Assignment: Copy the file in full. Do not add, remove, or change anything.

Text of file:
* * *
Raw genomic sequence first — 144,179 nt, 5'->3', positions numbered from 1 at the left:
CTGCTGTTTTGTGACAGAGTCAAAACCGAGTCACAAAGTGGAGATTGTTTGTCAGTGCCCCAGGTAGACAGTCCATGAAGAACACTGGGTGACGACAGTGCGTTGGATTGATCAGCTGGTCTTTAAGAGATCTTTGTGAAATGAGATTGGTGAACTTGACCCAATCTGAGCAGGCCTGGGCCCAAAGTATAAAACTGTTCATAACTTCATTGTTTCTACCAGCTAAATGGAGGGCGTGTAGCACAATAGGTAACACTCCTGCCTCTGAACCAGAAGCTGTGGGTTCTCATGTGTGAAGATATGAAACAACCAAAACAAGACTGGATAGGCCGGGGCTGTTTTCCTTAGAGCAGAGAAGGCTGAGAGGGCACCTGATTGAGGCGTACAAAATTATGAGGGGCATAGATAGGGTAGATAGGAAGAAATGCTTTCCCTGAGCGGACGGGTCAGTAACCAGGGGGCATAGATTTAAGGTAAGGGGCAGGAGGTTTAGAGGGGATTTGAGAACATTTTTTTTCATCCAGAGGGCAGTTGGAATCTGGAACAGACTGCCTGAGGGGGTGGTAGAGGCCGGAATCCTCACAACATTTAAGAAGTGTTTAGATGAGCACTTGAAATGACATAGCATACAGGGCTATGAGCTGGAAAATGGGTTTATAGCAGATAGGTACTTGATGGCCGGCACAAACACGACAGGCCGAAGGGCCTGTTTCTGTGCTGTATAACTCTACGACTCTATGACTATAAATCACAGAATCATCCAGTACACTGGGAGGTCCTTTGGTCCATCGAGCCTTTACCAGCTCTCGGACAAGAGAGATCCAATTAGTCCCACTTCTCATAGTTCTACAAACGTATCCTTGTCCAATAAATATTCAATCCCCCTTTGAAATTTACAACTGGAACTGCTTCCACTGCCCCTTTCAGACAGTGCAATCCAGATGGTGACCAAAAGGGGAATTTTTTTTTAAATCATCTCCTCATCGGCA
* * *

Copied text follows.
Raw genomic sequence first — 144,179 nt, 5'->3', positions numbered from 1 at the left:
CTGCTGTTTTGTGACAGAGTCAAAACCGAGTCACAAAGTGGAGATTGTTTGTCAGTGCCCCAGGTAGACAGTCCATGAAGAACACTGGGTGACGACAGTGCGTTGGATTGATCAGCTGGTCTTTAAGAGATCTTTGTGAAATGAGATTGGTGAACTTGACCCAATCTGAGCAGGCCTGGGCCCAAAGTATAAAACTGTTCATAACTTCATTGTTTCTACCAGCTAAATGGAGGGCGTGTAGCACAATAGGTAACACTCCTGCCTCTGAACCAGAAGCTGTGGGTTCTCATGTGTGAAGATATGAAACAACCAAAACAAGACTGGATAGGCCGGGGCTGTTTTCCTTAGAGCAGAGAAGGCTGAGAGGGCACCTGATTGAGGCGTACAAAATTATGAGGGGCATAGATAGGGTAGATAGGAAGAAATGCTTTCCCTGAGCGGACGGGTCAGTAACCAGGGGGCATAGATTTAAGGTAAGGGGCAGGAGGTTTAGAGGGGATTTGAGAACATTTTTTTTCATCCAGAGGGCAGTTGGAATCTGGAACAGACTGCCTGAGGGGGTGGTAGAGGCCGGAATCCTCACAACATTTAAGAAGTGTTTAGATGAGCACTTGAAATGACATAGCATACAGGGCTATGAGCTGGAAAATGGGTTTATAGCAGATAGGTACTTGATGGCCGGCACAAACACGACAGGCCGAAGGGCCTGTTTCTGTGCTGTATAACTCTACGACTCTATGACTATAAATCACAGAATCATCCAGTACACTGGGAGGTCCTTTGGTCCATCGAGCCTTTACCAGCTCTCGGACAAGAGAGATCCAATTAGTCCCACTTCTCATAGTTCTACAAACGTATCCTTGTCCAATAAATATTCAATCCCCCTTTGAAATTTACAACTGGAACTGCTTCCACTGCCCCTTTCAGACAGTGCAATCCAGATGGTGACCAAAAGGGGAATTTTTTTTTAAATCATCTCCTCATCGGCA